Category Archive: Global ReLeaf

Father of National Parks

By Katrina Marland The conservation movement has been fortunate enough to have a number of truly wonderful figures over the years. Few of these people, however, are as recognizable a name as John Muir. This man was a naturalist, a writer, an adventurer and above all an advocate for wilderness. His work was so influential […]

Protecting Forests: On the Ground and in Congress

This week, Congress is busy with hearings and debate on a number of land-use bills, quite a few of which impact our forests. Yesterday, I attended a House Natural Resources Subcommittee hearing to discuss the Land Acquisition to Cut National Debt Act (or LAND Act). Though cutting the national debt is a topic that concerns […]

Keeping Sewage Out of Our Water

Sewage in our rivers? Yuck! I was really disturbed when I learned a few years ago about combined sewer systems — where sewage and rainwater is collected in one pipe system — and just how many cities have these. Although no longer built into new communities, more than 770 older cities still use their combined […]

At Home in the Forest

By Michelle Werts When you read the words forests and wildlife, I’m sure the first visions that pop into your head are pictures of deer foraging in the understory, squirrels running up trunks and birds flitting in the canopy. Forests, though, aren’t home just to our mammalian and avian friends. What would your reaction be […]

Champions Lost

By Katrina Marland When the National Register of Big Trees is released, it is always exciting. There are new species and new champions, often with amazing proportions and incredible stories. Unfortunately, this often means that other champion trees have lost their crowns — usually a bitter pill to swallow for those involved in achieving it […]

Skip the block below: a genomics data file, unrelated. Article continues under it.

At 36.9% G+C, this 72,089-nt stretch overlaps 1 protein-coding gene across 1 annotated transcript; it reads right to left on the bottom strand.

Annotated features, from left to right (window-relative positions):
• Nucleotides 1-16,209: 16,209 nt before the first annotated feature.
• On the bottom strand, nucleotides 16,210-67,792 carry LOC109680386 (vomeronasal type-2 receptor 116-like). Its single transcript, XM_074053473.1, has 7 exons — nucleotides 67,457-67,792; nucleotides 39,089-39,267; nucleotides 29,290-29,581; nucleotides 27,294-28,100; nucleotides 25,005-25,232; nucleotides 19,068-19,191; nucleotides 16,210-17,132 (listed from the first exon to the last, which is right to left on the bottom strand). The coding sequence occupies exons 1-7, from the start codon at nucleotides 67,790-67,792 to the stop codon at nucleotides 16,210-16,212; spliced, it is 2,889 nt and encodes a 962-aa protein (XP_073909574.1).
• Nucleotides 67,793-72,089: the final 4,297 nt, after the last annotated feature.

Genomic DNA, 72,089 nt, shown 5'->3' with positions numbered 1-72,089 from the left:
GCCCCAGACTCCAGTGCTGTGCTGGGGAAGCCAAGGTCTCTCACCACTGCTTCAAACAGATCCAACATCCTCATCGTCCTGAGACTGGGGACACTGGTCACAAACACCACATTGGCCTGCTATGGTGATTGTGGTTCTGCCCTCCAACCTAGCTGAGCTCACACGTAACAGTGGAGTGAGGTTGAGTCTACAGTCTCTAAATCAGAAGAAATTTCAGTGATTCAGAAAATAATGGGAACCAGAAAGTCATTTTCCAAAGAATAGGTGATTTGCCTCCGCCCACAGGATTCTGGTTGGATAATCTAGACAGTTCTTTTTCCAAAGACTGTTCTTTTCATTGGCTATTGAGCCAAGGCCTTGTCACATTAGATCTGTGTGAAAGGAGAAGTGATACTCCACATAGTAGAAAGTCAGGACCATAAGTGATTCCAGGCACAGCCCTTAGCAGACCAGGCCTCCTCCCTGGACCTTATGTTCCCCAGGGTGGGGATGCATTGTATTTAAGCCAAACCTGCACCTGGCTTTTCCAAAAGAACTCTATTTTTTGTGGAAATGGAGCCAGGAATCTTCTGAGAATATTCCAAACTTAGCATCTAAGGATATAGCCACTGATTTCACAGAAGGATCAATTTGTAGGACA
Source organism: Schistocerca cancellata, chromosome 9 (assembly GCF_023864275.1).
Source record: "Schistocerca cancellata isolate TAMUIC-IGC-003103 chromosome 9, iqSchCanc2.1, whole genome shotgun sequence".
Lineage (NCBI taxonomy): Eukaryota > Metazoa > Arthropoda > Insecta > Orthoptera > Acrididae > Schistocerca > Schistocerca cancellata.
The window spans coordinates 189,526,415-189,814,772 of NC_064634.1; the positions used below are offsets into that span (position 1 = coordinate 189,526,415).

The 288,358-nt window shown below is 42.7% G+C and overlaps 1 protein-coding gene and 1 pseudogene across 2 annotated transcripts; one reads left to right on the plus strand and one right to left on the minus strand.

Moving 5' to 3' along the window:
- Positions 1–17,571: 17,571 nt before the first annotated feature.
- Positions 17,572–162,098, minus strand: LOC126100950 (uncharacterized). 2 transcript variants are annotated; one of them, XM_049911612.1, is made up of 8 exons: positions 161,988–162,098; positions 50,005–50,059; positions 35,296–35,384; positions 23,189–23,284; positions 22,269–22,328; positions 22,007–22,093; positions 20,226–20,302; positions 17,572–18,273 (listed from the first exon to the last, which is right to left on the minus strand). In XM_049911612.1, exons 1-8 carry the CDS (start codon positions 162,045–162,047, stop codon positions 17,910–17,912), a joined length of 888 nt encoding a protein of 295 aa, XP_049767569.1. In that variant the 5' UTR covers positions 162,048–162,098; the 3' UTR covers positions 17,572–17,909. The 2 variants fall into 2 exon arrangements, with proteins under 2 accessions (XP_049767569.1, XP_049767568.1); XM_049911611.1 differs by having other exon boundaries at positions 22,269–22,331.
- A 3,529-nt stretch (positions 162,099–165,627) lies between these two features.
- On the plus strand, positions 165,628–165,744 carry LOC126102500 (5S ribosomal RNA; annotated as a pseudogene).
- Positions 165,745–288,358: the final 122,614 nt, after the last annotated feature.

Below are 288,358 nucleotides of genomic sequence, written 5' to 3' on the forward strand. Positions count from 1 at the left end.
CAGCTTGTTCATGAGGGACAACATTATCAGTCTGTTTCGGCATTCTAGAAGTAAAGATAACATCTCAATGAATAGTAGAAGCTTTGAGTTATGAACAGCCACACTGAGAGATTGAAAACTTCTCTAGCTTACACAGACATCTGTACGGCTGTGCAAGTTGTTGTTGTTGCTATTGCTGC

Pigskin Versus White Oak

By Michelle Werts American football first emerged on the sports scene about 140 years ago, around the same time that Virginia Tech was being founded in Blacksburg, Virginia. More than 200 years prior to those moments — back in the same century that America’s first permanent English settlement, Jamestown, was being established — some white […]

Protecting the Environment: Then and Now

This Earth Month, let’s take a look back and see how environmental politics have changed since the first Earth Day, 42 years ago. 1970 was a monumental year for the environmental movement. In addition to the first Earth Day, Congress also authorized the National Environmental Policy Act (NEPA), the President’s Council on Environmental Quality (CEQ) and […]

Trail Trees

By Katrina Marland When I’m driving in a new area, I am one of those people who become entirely reliant on a GPS. I find it hard to imagine how people found their way around before this nifty invention — or worse, before even paper maps were available. But it turns out that trees played […]

A Threatening Insect Infestation

By Michelle Werts Every day, our forests and trees are under assault: from droughts, tornadoes and hurricanes to fires and climate change. One particular brand of threat, though, is often sneaky, small and numbers in the thousands: insects. Trees and insects can often have a symbiotic relationship, with the insect providing pollination and other services […]

We Are the Champions

By Katrina Marland Later this month, we have something special in store for you: The spring edition of our National Register of Big Trees will be released on April 27th! In anticipation, we’ll be talking about big trees every Friday until the release of the new register. It showcases each of the biggest trees — […]